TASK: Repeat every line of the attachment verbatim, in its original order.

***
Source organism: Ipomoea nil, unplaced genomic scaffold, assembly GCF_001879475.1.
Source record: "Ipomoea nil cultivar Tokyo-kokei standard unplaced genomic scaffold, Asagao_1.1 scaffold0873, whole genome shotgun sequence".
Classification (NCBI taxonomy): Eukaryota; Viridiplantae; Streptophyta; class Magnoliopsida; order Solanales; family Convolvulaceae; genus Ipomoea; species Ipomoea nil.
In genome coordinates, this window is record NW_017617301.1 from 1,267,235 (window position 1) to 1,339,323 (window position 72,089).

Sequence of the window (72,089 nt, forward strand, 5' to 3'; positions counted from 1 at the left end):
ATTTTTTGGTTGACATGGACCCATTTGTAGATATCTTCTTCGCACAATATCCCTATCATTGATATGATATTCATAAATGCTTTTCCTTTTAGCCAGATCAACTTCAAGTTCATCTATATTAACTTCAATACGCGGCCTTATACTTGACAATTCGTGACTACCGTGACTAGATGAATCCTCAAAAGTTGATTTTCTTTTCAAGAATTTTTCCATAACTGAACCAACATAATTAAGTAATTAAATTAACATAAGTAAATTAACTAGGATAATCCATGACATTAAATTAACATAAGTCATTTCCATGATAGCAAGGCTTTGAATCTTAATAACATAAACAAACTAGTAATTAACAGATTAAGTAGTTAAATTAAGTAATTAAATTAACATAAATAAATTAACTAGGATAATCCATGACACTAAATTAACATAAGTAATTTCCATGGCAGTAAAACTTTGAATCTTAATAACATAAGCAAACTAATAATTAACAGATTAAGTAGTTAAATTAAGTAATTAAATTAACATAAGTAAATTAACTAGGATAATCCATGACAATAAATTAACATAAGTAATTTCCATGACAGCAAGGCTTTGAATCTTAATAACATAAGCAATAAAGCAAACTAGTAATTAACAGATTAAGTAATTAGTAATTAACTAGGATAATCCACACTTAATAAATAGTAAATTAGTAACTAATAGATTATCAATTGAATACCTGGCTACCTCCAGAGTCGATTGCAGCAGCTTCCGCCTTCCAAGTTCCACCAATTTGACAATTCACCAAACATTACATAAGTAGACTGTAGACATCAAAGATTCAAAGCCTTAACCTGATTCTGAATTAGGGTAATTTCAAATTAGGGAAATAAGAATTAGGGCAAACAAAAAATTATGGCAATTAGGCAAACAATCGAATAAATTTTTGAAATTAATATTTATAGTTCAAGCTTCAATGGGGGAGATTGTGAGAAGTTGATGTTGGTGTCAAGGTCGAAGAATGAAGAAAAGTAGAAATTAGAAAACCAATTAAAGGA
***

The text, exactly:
Source organism: Ipomoea nil, unplaced genomic scaffold, assembly GCF_001879475.1.
Source record: "Ipomoea nil cultivar Tokyo-kokei standard unplaced genomic scaffold, Asagao_1.1 scaffold0873, whole genome shotgun sequence".
Classification (NCBI taxonomy): Eukaryota; Viridiplantae; Streptophyta; class Magnoliopsida; order Solanales; family Convolvulaceae; genus Ipomoea; species Ipomoea nil.
In genome coordinates, this window is record NW_017617301.1 from 1,267,235 (window position 1) to 1,339,323 (window position 72,089).

Sequence of the window (72,089 nt, forward strand, 5' to 3'; positions counted from 1 at the left end):
ATTTTTTGGTTGACATGGACCCATTTGTAGATATCTTCTTCGCACAATATCCCTATCATTGATATGATATTCATAAATGCTTTTCCTTTTAGCCAGATCAACTTCAAGTTCATCTATATTAACTTCAATACGCGGCCTTATACTTGACAATTCGTGACTACCGTGACTAGATGAATCCTCAAAAGTTGATTTTCTTTTCAAGAATTTTTCCATAACTGAACCAACATAATTAAGTAATTAAATTAACATAAGTAAATTAACTAGGATAATCCATGACATTAAATTAACATAAGTCATTTCCATGATAGCAAGGCTTTGAATCTTAATAACATAAACAAACTAGTAATTAACAGATTAAGTAGTTAAATTAAGTAATTAAATTAACATAAATAAATTAACTAGGATAATCCATGACACTAAATTAACATAAGTAATTTCCATGGCAGTAAAACTTTGAATCTTAATAACATAAGCAAACTAATAATTAACAGATTAAGTAGTTAAATTAAGTAATTAAATTAACATAAGTAAATTAACTAGGATAATCCATGACAATAAATTAACATAAGTAATTTCCATGACAGCAAGGCTTTGAATCTTAATAACATAAGCAATAAAGCAAACTAGTAATTAACAGATTAAGTAATTAGTAATTAACTAGGATAATCCACACTTAATAAATAGTAAATTAGTAACTAATAGATTATCAATTGAATACCTGGCTACCTCCAGAGTCGATTGCAGCAGCTTCCGCCTTCCAAGTTCCACCAATTTGACAATTCACCAAACATTACATAAGTAGACTGTAGACATCAAAGATTCAAAGCCTTAACCTGATTCTGAATTAGGGTAATTTCAAATTAGGGAAATAAGAATTAGGGCAAACAAAAAATTATGGCAATTAGGCAAACAATCGAATAAATTTTTGAAATTAATATTTATAGTTCAAGCTTCAATGGGGGAGATTGTGAGAAGTTGATGTTGGTGTCAAGGTCGAAGAATGAAGAAAAGTAGAAATTAGAAAACCAATTAAAGGA